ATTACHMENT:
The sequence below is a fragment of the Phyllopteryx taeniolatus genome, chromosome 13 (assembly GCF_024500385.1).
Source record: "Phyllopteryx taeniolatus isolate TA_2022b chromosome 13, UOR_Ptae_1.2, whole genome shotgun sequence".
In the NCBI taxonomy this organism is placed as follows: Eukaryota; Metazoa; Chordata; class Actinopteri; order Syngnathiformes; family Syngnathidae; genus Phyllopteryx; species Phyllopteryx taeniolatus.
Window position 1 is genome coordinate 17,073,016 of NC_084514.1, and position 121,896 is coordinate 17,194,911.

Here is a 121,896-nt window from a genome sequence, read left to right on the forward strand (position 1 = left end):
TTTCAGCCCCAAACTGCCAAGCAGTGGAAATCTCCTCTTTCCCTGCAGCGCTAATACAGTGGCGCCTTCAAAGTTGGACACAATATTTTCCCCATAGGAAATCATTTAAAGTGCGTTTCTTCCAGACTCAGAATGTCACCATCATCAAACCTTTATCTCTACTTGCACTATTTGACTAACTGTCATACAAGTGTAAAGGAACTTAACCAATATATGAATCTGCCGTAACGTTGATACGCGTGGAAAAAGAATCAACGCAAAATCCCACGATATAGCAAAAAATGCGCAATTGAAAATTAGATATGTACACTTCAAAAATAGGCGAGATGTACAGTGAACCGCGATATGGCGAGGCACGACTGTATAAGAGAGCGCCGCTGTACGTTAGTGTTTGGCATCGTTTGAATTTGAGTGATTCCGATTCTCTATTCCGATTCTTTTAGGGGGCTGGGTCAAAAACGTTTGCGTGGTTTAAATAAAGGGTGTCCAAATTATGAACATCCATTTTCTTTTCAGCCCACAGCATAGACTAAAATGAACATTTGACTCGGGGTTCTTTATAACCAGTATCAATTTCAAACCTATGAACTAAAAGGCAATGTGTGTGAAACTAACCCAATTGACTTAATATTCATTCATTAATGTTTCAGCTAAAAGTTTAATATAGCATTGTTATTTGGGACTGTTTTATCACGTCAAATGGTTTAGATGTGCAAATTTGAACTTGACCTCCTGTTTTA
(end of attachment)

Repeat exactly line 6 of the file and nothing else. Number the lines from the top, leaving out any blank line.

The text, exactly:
TTTCAGCCCCAAACTGCCAAGCAGTGGAAATCTCCTCTTTCCCTGCAGCGCTAATACAGTGGCGCCTTCAAAGTTGGACACAATATTTTCCCCATAGGAAATCATTTAAAGTGCGTTTCTTCCAGACTCAGAATGTCACCATCATCAAACCTTTATCTCTACTTGCACTATTTGACTAACTGTCATACAAGTGTAAAGGAACTTAACCAATATATGAATCTGCCGTAACGTTGATACGCGTGGAAAAAGAATCAACGCAAAATCCCACGATATAGCAAAAAATGCGCAATTGAAAATTAGATATGTACACTTCAAAAATAGGCGAGATGTACAGTGAACCGCGATATGGCGAGGCACGACTGTATAAGAGAGCGCCGCTGTACGTTAGTGTTTGGCATCGTTTGAATTTGAGTGATTCCGATTCTCTATTCCGATTCTTTTAGGGGGCTGGGTCAAAAACGTTTGCGTGGTTTAAATAAAGGGTGTCCAAATTATGAACATCCATTTTCTTTTCAGCCCACAGCATAGACTAAAATGAACATTTGACTCGGGGTTCTTTATAACCAGTATCAATTTCAAACCTATGAACTAAAAGGCAATGTGTGTGAAACTAACCCAATTGACTTAATATTCATTCATTAATGTTTCAGCTAAAAGTTTAATATAGCATTGTTATTTGGGACTGTTTTATCACGTCAAATGGTTTAGATGTGCAAATTTGAACTTGACCTCCTGTTTTA